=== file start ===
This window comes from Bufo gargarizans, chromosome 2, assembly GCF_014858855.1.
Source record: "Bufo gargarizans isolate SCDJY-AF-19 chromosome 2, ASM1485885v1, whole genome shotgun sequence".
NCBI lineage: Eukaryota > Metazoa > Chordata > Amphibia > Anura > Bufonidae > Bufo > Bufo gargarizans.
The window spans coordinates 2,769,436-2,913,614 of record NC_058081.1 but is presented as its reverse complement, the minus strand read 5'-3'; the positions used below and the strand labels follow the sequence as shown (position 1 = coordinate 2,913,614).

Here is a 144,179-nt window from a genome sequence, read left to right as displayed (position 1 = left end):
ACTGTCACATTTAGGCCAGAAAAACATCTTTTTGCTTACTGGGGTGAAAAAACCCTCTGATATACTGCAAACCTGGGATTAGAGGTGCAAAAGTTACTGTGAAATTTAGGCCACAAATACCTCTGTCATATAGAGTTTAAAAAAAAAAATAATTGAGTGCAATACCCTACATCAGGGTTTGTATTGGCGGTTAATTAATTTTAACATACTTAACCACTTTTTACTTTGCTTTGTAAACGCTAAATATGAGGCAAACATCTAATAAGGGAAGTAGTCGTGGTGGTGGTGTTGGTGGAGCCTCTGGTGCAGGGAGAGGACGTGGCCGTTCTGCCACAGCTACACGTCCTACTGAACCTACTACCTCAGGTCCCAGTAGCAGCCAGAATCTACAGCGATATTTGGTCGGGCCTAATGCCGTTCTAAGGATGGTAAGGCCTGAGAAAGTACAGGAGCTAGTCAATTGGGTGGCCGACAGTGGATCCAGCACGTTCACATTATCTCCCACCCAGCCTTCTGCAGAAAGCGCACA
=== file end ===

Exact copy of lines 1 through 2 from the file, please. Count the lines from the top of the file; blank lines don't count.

This window comes from Bufo gargarizans, chromosome 2, assembly GCF_014858855.1.
Source record: "Bufo gargarizans isolate SCDJY-AF-19 chromosome 2, ASM1485885v1, whole genome shotgun sequence".